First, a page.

Tag Archives: history

Book Review: Oliver’s Surprise

To cynical adult readers, it might seem like every bump on the head in a middle grade or young adult novel results in time travel and world-leaping. Yet anyone who truly understands the genre can tell you this is as valid a literary device as sniffing madeleines in a Parisian cafe. (And certainly more believable than faxing oneself back in time!)

Carol Cronin’s YA novel, Oliver’s Surprise, begins with the traditional bump on the noggin. And yes, Oliver gets whirled back in time—in this case to the Great Hurricane of 1938.  But Oliver’s Surprise is anything but a typical time-travel story.

For one thing, Oliver doesn’t run into a lot of historical figures. He runs into his own grandparents.  He even ends up being a guest in their house, and though they don’t have any idea who he is, he quickly figures out who they are.  This makes life a little tricky for him.

Also, unlike many time-travel novels, Oliver doesn’t end up in the right place at the right time. He’s in the wrong place at the wrong time. A horrible hurricane is coming, and not only is it going to devastate the little Rhode Island town of Dutch Harbor, it’s going to kill a lot of people: the men he’s working with at the docks; maybe even Finn, the boy who’s befriended him. Should he tell them? Would they believe him if he did?

Last but not least, the main character in most time-travel stories ends up “saving” history in some way: teaching King Arthur, inspiring Shakespeare, making sure the hero’s parents meet and get married. But Oliver’s Surprise is more about the past coming alive, how death and loss experienced in the moment are so much more acute than what the history books describe. Yes, Oliver does end up having an effect on history, but it’s a lot subtler and more personal than what readers are used to.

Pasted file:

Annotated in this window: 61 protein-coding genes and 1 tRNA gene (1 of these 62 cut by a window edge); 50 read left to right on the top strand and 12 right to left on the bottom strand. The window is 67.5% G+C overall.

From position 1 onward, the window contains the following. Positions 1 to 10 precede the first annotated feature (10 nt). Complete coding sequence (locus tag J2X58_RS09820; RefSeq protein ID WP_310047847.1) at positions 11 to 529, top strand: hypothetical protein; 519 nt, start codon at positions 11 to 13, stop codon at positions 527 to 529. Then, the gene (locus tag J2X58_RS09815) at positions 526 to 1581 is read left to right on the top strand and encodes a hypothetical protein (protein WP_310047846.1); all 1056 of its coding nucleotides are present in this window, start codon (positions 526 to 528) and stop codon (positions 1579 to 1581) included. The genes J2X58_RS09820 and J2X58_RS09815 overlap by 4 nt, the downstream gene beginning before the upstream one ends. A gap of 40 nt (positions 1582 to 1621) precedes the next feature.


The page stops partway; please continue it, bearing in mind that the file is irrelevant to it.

The writing in Oliver’s Surprise is tight and evocative, and Carol Cronin—former member of the U.S. Sailing Team and winner of two races at the Athens Olympics—is able to completely immerse us in the world of skiffs, schooners, goosenecks and derricks. And Laurie Cronin’s beautiful illustrations give the book a warm, nostalgic feel.

My only complaint about Oliver’s Surprise? It felt much too short. I wanted more of Oliver, more of his world, more about the hurricane. But since Ms. Cronin has already written a sequel, I guess I won’t have to wait very long.

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Book Review: City of Thieves

City of ThievesA young Jewish boy in St. Petersburg in WWII is caught looting a knife off of a dead German soldier. Instead of having him shot, the local NKVD chief pairs him up with a captured Red Army deserter and sends them off on a special mission: to find a dozen eggs for his daughter’s wedding cake.

Apart from first-hand historical accounts, you won’t find a better depiction of the horrors and deprivations the Russians suffered during the terrible Siege of Leningrad. But CITY OF THIEVES is, first and foremost, a coming of age story–one that happens to be set in Russia during their worst days of WWII.

Lev–young, naive, timid, and a virgin in every sense of the word–is completely unequipped to fight Germans, find black market eggs, or approach a woman. His traveling companion, Kolya, claims knowledge in all those things and seems very confident they will not only find the eggs, but also get Lev a girl before their mission is done. After only a few hours, however, Lev begins to think Kolya may be more likely to get him killed.

A funny, sad, horrifying, compassionate and ultimately hopeful story about how even in the worst of human circumstances, friends and lovers will find each other.

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